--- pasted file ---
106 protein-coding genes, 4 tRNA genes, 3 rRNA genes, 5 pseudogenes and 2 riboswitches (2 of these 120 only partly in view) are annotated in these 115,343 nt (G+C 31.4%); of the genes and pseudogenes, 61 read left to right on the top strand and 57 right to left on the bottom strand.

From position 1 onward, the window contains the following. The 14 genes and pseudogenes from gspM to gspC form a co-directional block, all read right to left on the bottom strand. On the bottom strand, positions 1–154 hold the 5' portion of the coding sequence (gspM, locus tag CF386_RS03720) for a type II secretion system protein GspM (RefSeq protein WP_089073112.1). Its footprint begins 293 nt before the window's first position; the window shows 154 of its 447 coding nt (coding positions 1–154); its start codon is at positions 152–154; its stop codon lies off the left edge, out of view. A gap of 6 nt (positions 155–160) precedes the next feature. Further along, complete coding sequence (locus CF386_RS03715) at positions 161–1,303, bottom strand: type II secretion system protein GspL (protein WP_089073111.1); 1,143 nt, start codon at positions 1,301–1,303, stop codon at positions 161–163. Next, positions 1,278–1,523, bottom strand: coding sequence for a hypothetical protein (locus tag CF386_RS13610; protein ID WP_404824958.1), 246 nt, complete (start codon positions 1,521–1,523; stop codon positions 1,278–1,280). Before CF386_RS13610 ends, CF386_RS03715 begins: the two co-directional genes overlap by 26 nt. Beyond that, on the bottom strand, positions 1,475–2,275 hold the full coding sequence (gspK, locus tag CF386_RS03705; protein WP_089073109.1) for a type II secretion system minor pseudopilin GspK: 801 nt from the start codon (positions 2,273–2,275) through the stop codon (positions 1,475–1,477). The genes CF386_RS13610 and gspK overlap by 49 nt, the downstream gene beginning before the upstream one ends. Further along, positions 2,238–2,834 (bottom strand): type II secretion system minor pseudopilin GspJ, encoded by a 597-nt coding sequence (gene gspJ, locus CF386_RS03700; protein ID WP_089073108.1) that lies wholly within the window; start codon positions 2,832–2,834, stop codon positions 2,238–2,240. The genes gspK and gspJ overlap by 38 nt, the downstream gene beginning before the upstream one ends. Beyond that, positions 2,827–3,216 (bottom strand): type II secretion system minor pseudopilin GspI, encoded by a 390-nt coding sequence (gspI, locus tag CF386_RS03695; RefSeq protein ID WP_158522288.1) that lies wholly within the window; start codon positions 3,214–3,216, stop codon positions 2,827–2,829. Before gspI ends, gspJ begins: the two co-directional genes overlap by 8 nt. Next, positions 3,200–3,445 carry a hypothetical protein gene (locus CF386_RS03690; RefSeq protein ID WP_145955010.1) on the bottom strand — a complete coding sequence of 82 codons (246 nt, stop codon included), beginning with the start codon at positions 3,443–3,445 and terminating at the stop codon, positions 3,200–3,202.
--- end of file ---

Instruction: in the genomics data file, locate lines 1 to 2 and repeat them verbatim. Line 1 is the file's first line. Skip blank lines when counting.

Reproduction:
106 protein-coding genes, 4 tRNA genes, 3 rRNA genes, 5 pseudogenes and 2 riboswitches (2 of these 120 only partly in view) are annotated in these 115,343 nt (G+C 31.4%); of the genes and pseudogenes, 61 read left to right on the top strand and 57 right to left on the bottom strand.

From position 1 onward, the window contains the following. The 14 genes and pseudogenes from gspM to gspC form a co-directional block, all read right to left on the bottom strand. On the bottom strand, positions 1–154 hold the 5' portion of the coding sequence (gspM, locus tag CF386_RS03720) for a type II secretion system protein GspM (RefSeq protein WP_089073112.1). Its footprint begins 293 nt before the window's first position; the window shows 154 of its 447 coding nt (coding positions 1–154); its start codon is at positions 152–154; its stop codon lies off the left edge, out of view. A gap of 6 nt (positions 155–160) precedes the next feature. Further along, complete coding sequence (locus CF386_RS03715) at positions 161–1,303, bottom strand: type II secretion system protein GspL (protein WP_089073111.1); 1,143 nt, start codon at positions 1,301–1,303, stop codon at positions 161–163. Next, positions 1,278–1,523, bottom strand: coding sequence for a hypothetical protein (locus tag CF386_RS13610; protein ID WP_404824958.1), 246 nt, complete (start codon positions 1,521–1,523; stop codon positions 1,278–1,280). Before CF386_RS13610 ends, CF386_RS03715 begins: the two co-directional genes overlap by 26 nt. Beyond that, on the bottom strand, positions 1,475–2,275 hold the full coding sequence (gspK, locus tag CF386_RS03705; protein WP_089073109.1) for a type II secretion system minor pseudopilin GspK: 801 nt from the start codon (positions 2,273–2,275) through the stop codon (positions 1,475–1,477). The genes CF386_RS13610 and gspK overlap by 49 nt, the downstream gene beginning before the upstream one ends. Further along, positions 2,238–2,834 (bottom strand): type II secretion system minor pseudopilin GspJ, encoded by a 597-nt coding sequence (gene gspJ, locus CF386_RS03700; protein ID WP_089073108.1) that lies wholly within the window; start codon positions 2,832–2,834, stop codon positions 2,238–2,240. The genes gspK and gspJ overlap by 38 nt, the downstream gene beginning before the upstream one ends. Beyond that, positions 2,827–3,216 (bottom strand): type II secretion system minor pseudopilin GspI, encoded by a 390-nt coding sequence (gspI, locus tag CF386_RS03695; RefSeq protein ID WP_158522288.1) that lies wholly within the window; start codon positions 3,214–3,216, stop codon positions 2,827–2,829. Before gspI ends, gspJ begins: the two co-directional genes overlap by 8 nt. Next, positions 3,200–3,445 carry a hypothetical protein gene (locus CF386_RS03690; RefSeq protein ID WP_145955010.1) on the bottom strand — a complete coding sequence of 82 codons (246 nt, stop codon included), beginning with the start codon at positions 3,443–3,445 and terminating at the stop codon, positions 3,200–3,202.